PatientPlus articles are written by UK doctors and are based on research evidence, UK and European Guidelines. They are designed for health professionals to use, so you may find the language more technical than the condition leaflets.
Glycosuria is the term for glucose present in urine, in amounts that can be detected by the usual techniques.
Virtually all the glucose that is filtered through the glomeruli is reabsorbed by the proximal renal tubule and so glycosuria represents an abnormal state. The amount of glucose not reabsorbed by the kidneys is usually less than 0.1%. Adults excrete about 65 mg of glucose per day and standard techniques do not detect this level.
There are two basic causes of glycosuria. One is that the level of blood glucose is so high that the renal tubules are unable to reabsorb all that is presented. The other is a failure of the tubules to reabsorb all glucose at a level where this should be possible. The latter is called renal glycosuria.
The level of blood glucose at which it spills into the urine is called the renal threshold. Under normal circumstances this is around 10 mmol/L. Diastix®, Medi-Test® and Mission Glucose® are plastic strips carrying glucose oxidase and a colour indicator, usually o-toluidine. They are specific and unlikely to give positive results for substances other than glucose. Glucose oxidase strips have superseded older reagents for reducing substances.
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Elevated blood glucose
- If glycosuria occurs because a normal renal threshold has been exceeded, this is usually indicative of impaired glucose tolerance or frank diabetes.
- It can occur in a person who doesn't have diabetes if a substantial amount of food high in sugar is consumed and transiently overwhelms the insulin response, causing hyperglycaemia.
- Other conditions which may cause hyperglycaemia include:
- Very rapid gastric emptying, as in dumping syndrome after surgery for peptic ulcers, can raise blood glucose above the threshold.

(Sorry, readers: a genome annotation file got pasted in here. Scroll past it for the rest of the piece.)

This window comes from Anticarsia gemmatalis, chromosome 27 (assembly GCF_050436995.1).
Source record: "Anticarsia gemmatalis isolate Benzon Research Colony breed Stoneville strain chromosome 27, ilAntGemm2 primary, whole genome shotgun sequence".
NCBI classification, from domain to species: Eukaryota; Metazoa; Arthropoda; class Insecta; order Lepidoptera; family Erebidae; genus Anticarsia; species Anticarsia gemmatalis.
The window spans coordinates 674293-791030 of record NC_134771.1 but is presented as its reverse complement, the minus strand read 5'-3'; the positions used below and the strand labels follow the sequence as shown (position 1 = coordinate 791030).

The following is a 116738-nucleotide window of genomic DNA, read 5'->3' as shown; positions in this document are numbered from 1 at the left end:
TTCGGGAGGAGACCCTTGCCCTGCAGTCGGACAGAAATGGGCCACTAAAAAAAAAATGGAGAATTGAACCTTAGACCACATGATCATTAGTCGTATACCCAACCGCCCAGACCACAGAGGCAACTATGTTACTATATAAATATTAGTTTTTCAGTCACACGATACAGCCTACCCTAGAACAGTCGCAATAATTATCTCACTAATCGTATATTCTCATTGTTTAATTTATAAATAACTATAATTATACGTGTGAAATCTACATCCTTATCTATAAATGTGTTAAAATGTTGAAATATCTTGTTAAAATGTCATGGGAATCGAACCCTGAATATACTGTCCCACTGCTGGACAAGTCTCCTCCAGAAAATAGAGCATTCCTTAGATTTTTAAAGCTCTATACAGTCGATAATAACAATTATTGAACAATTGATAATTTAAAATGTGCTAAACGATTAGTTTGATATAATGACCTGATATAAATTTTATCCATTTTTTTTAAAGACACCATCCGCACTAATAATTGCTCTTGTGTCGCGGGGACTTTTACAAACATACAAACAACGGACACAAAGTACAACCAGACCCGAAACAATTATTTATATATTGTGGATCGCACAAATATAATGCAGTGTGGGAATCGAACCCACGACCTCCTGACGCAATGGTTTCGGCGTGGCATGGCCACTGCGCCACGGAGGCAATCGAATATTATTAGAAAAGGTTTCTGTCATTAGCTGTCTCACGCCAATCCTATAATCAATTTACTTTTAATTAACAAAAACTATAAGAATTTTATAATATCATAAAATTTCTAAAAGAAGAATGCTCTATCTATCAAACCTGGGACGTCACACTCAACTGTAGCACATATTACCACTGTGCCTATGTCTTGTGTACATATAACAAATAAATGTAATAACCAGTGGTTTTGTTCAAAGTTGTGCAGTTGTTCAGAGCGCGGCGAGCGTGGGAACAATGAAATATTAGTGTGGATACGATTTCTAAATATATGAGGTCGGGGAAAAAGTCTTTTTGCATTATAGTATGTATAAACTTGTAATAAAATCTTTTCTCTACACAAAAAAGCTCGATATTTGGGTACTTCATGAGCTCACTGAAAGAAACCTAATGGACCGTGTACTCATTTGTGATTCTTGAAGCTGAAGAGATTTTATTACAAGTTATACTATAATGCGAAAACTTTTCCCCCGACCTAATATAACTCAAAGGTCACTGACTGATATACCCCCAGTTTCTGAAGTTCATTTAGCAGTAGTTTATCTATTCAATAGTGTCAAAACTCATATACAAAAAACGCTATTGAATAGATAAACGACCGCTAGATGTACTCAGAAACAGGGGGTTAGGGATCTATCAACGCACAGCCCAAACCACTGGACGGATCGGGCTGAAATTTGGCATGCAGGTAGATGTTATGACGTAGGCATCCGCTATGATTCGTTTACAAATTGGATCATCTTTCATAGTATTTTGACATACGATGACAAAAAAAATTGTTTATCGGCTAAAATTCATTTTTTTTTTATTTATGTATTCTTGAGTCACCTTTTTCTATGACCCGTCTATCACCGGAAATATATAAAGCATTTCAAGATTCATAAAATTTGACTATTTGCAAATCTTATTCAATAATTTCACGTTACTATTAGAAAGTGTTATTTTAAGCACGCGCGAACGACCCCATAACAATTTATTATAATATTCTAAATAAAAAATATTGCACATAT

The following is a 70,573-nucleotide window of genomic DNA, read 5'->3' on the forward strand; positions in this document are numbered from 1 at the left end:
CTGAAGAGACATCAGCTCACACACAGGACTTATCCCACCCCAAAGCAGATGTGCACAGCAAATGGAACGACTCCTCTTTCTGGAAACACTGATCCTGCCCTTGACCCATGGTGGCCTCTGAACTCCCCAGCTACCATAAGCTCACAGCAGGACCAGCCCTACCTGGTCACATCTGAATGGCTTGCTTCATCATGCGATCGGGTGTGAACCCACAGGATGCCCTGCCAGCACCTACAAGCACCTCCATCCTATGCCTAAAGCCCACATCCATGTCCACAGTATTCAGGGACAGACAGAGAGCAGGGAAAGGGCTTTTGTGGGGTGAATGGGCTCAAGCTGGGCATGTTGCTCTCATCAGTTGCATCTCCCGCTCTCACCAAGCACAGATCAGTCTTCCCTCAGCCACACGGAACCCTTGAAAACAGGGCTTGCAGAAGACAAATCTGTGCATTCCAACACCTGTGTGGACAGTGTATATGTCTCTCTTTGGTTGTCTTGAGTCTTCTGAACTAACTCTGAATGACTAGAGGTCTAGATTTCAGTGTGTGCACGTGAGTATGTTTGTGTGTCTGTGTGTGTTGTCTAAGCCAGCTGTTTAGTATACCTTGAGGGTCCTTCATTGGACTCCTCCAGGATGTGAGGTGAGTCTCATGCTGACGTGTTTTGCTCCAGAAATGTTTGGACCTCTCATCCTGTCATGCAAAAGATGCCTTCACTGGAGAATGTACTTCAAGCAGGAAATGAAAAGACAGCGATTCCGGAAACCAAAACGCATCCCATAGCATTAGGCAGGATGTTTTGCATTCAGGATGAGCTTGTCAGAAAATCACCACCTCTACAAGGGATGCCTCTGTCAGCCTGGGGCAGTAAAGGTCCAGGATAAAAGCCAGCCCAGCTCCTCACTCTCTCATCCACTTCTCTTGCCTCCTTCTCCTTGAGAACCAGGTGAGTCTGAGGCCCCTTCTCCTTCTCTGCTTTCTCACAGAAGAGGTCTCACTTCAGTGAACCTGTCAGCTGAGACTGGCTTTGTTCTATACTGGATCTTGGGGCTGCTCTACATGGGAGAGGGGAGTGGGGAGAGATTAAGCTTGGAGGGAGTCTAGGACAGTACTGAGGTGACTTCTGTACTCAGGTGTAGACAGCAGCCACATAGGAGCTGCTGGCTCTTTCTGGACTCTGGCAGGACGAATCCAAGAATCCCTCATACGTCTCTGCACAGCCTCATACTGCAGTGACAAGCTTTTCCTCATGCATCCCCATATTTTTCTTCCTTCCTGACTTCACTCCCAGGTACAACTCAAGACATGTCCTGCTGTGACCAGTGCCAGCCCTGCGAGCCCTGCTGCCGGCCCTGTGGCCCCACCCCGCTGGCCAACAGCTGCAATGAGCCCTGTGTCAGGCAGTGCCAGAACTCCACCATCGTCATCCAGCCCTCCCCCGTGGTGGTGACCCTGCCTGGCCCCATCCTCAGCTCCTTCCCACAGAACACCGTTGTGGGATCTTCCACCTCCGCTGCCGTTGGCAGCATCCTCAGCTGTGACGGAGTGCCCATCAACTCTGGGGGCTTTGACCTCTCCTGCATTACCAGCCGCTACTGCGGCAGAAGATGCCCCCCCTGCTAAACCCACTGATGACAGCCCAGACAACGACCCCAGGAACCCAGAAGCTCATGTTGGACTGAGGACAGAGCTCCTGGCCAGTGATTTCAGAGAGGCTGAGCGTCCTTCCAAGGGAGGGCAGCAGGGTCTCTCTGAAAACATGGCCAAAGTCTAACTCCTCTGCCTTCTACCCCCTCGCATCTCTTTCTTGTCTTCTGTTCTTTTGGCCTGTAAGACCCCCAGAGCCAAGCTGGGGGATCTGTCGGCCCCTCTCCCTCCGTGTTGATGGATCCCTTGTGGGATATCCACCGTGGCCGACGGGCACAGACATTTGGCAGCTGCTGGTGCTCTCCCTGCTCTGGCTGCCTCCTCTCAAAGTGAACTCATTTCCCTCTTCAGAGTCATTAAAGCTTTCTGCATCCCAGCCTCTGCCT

- Stress hormones elevate blood glucose and in the severely ill patient they may elevate glucose beyond the renal threshold.
Pregnancy is associated with a reduced renal threshold. This results from increased renal blood flow so that the tubules are presented with a greater volume each minute. Glycosuria in pregnancy, however, must not be dismissed, as it may be the first sign of gestational diabetes.
Urine glucose dipstick analysis is not useful in the detection of gestational diabetes because of its low sensitivity and negative predictive value.
Current National Institute for Health and Care Excellence (NICE) guidance suggests that testing for gestational diabetes mellitus (GDM) should be offered to women who have the following risk factors:
- BMI ≥30kg/m2.
- Previous macrosomic baby ≥4.5 kg.
- Previous GDM.
- First-degree relative with diabetes.
- Family origin with a high prevalence of diabetes (South Asian, black Caribbean and Middle Eastern).
Testing should be undertaken as follows:
- Women who have had GDM in a previous pregnancy should be offered:
- Early self‑monitoring of blood glucose; or
- A 75 g two‑hour oral glucose tolerance test (OGTT) as soon as possible after booking (whether in the first or second trimester), and a further 75 g two‑hour OGTT at 24-28 weeks if the results of the first OGTT are normal.